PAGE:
Home »  News »  India

China's online mapping service shows Arunachal Pradesh as its part

Saturday, 23 October 2010 - 3:00pm IST | Place: Beijing | Agency: PTI
Also the Aksai Chin, which India asserts as part of Ladakh in Jammu and Kashmir, has been included in the map as part of the Chinese Xinjiang province.
An online mapping service launched by China to rival 'Google Earth' shows Arunachal Pradesh and Aksai Chin as part of this country, in what is being seen as the latest move by Beijing to assert it claim over the Indian territory.
 
The 'Map World' displayed on the internet in Chinese language, which is already being used in I-phone and by mobile and internet users here, shows Arunachal Pradesh, which Beijing claims as "Southern Tibet", as part of China.
 
The map makes no specific mention of southern Tibet but its borders cover up to Arunachal Pradesh, said the Indian officials here who studied the map.
 
Also the Aksai Chin, which India asserts as part of Ladakh in Jammu and Kashmir, has been included in the map as part of the Chinese Xinjiang province.
 
Indian observers view it as another move by China to assert its claim over the Indian territory.
 
The map, however, also displays the Line of Control (LoC), acknowledging both sides of Kashmir. It recognises the Northern Areas of Gligit and Baltistan as part of the "Pakistan-controlled" Kashmir.
 
A controversy broke out sometime back when the Chinese foreign ministry spokesperson, while replying to questions on reports of the presence of Chinese troops in Gilgit-Baltistan area, referred to them as "Northern part of Pakistan."
 
Besides conveying its concerns to Beijing over reports of presence of Chinese troops in Gilgit-Baltistan area of Pakistan-occupied Kashmir, India had called off defence exchanges with China following denial of visa to Northern Area Commander Lt Gen BS Jaswal to take part in talks here.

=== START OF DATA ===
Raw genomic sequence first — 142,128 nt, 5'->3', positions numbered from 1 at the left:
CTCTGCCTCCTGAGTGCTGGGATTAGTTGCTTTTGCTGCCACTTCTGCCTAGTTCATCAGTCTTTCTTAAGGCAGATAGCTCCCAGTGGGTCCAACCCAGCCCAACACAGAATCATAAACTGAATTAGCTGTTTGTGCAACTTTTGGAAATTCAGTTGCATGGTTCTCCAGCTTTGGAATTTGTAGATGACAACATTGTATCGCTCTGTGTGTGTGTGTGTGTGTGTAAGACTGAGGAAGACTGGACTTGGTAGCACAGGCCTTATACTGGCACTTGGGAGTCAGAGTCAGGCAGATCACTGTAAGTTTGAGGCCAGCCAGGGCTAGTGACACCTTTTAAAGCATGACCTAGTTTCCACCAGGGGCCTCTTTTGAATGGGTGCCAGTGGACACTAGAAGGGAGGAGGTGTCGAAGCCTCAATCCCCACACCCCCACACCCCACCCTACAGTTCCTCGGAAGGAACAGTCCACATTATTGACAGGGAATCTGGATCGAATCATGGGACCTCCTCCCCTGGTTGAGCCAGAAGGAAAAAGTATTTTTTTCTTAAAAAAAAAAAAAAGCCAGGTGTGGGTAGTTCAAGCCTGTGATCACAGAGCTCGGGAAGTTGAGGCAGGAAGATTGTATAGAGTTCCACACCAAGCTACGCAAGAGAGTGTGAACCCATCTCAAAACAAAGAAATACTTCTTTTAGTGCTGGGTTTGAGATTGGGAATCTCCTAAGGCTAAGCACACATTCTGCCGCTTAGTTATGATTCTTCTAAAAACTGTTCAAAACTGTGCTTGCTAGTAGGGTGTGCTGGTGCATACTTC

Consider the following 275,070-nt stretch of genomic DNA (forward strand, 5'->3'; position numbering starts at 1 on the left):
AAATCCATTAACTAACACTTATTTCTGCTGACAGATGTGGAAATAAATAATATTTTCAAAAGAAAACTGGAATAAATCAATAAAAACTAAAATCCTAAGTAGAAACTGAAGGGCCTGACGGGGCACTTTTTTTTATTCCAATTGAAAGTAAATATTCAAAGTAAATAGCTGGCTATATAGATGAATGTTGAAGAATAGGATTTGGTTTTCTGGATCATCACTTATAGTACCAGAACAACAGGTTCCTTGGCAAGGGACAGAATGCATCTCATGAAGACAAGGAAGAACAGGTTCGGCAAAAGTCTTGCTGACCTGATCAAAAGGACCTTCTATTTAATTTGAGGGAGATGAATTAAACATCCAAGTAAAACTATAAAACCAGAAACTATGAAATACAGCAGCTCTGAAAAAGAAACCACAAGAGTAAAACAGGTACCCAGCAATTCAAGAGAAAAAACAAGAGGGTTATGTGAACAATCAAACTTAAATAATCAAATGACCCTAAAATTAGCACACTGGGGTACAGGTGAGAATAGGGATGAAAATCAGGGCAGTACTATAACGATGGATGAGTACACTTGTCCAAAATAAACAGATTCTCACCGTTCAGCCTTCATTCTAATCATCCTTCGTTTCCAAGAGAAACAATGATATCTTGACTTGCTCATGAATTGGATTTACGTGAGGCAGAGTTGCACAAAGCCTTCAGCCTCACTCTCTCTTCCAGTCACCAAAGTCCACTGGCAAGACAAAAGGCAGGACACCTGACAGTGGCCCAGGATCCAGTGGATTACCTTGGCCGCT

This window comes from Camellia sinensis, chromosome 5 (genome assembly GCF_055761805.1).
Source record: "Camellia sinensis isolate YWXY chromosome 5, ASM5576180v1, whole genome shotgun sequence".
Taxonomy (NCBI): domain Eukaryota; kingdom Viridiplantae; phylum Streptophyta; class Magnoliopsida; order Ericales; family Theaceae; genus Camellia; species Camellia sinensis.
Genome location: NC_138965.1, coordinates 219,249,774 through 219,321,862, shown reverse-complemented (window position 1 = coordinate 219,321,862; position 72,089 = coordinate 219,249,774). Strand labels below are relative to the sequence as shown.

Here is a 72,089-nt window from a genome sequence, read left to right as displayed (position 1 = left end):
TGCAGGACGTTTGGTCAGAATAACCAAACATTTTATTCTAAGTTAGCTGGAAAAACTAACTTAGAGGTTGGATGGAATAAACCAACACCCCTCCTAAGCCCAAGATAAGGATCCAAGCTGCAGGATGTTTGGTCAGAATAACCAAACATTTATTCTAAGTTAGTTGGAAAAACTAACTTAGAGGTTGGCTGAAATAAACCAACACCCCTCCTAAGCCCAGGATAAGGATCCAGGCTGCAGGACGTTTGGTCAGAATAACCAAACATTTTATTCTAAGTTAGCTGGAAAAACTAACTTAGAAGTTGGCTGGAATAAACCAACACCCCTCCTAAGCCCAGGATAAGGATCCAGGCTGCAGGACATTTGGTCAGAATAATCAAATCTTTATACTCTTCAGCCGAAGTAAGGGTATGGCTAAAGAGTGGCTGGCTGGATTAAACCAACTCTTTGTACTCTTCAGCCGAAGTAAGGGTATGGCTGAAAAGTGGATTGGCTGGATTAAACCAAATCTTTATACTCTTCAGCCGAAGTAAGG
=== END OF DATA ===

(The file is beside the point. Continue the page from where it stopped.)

India had earlier objected to stapled visas being issued to those from Jammu and Kashmir.
 
The online Chinese map, however, shows the Northern Areas as part of "Pakistan-controlled" Kashmir, recognising their disputed status.
 
The map also recognises Sikkim as part of India but Indian officials say it would be difficult to ascertain whether the "Finger Area", a small tract of territory in the north of Gyangyong in Sikkim overlooking strategically important valley known as the Sora Funnel, is included.
 
It is not possible to make such a fine distinction on this map. Only experts could decipher it, officials here said.
 
Barring the two claims on Arunachal Pradesh and Aksai Chin which are part of China's official stand, Indian officials say the map contained no new territorial claims as far as the China-India border issue is concerned.
 
The map already created ripples in recent weeks when some of buyers of the new I-phone in China raised objections over the use of the Chinese language in it to identify the places in the rest of the world. Some of the Apple stores marketing I-phone offered to take back the phones.
 
India and China have already held 13 rounds of talks to resolve the boundary issue.
 
The Chinese official media, which carried the report, said China launched its official online mapping service on Thursday, as Google Inc has yet to apply for a Web mapping licence in the country.
 
The State Bureau of Surveying and Mapping (SBSM) officially unveiled the free online map service which will provide "comprehensive geological data", Xu Deming, director of the SBSM, said.
 
Map World, the government-backed service, will "allow users to fly over mountains and plains around the world and search restaurants and traffic information across the country, free of charge," he said.
 
Users can enter Map World directly through www.tianditu.cn or www.chinaonmap.cn and search for two and three-dimensional images across the world, without client installations like Google Earth.
 
The service features images of satellite remote sensing with a resolution of 500metres but this is enhanced to 2.5metres for the Chinese map and 0.6metres for maps of more than 300 Chinese cities.
 
"It took about two years to prepare the service with all the satellite images taken from 2006 to 2010," Jiang Jie, director of the database department of the National Geomatics Centre under the SBSM, said.



Jump to comments